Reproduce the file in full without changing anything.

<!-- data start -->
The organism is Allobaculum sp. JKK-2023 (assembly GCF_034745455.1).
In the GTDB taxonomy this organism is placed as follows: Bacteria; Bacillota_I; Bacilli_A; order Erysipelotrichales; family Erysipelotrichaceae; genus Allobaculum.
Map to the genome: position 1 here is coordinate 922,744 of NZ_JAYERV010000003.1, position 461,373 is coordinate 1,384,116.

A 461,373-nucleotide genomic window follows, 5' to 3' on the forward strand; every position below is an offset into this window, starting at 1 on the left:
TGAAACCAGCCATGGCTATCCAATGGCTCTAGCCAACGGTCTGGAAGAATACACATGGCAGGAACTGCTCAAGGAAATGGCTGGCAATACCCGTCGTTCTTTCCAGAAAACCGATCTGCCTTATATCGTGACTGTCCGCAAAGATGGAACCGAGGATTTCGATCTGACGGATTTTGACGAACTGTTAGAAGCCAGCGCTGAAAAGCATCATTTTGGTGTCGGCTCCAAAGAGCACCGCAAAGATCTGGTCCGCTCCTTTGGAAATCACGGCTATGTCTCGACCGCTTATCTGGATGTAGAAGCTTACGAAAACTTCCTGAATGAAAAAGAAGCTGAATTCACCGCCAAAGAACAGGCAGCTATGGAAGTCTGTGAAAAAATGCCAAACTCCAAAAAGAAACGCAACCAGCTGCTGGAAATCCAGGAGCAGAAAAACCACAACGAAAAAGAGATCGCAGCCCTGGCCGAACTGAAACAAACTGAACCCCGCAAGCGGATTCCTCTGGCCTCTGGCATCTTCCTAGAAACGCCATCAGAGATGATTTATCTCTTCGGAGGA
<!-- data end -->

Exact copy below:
The organism is Allobaculum sp. JKK-2023 (assembly GCF_034745455.1).
In the GTDB taxonomy this organism is placed as follows: Bacteria; Bacillota_I; Bacilli_A; order Erysipelotrichales; family Erysipelotrichaceae; genus Allobaculum.
Map to the genome: position 1 here is coordinate 922,744 of NZ_JAYERV010000003.1, position 461,373 is coordinate 1,384,116.

A 461,373-nucleotide genomic window follows, 5' to 3' on the forward strand; every position below is an offset into this window, starting at 1 on the left:
TGAAACCAGCCATGGCTATCCAATGGCTCTAGCCAACGGTCTGGAAGAATACACATGGCAGGAACTGCTCAAGGAAATGGCTGGCAATACCCGTCGTTCTTTCCAGAAAACCGATCTGCCTTATATCGTGACTGTCCGCAAAGATGGAACCGAGGATTTCGATCTGACGGATTTTGACGAACTGTTAGAAGCCAGCGCTGAAAAGCATCATTTTGGTGTCGGCTCCAAAGAGCACCGCAAAGATCTGGTCCGCTCCTTTGGAAATCACGGCTATGTCTCGACCGCTTATCTGGATGTAGAAGCTTACGAAAACTTCCTGAATGAAAAAGAAGCTGAATTCACCGCCAAAGAACAGGCAGCTATGGAAGTCTGTGAAAAAATGCCAAACTCCAAAAAGAAACGCAACCAGCTGCTGGAAATCCAGGAGCAGAAAAACCACAACGAAAAAGAGATCGCAGCCCTGGCCGAACTGAAACAAACTGAACCCCGCAAGCGGATTCCTCTGGCCTCTGGCATCTTCCTAGAAACGCCATCAGAGATGATTTATCTCTTCGGAGGA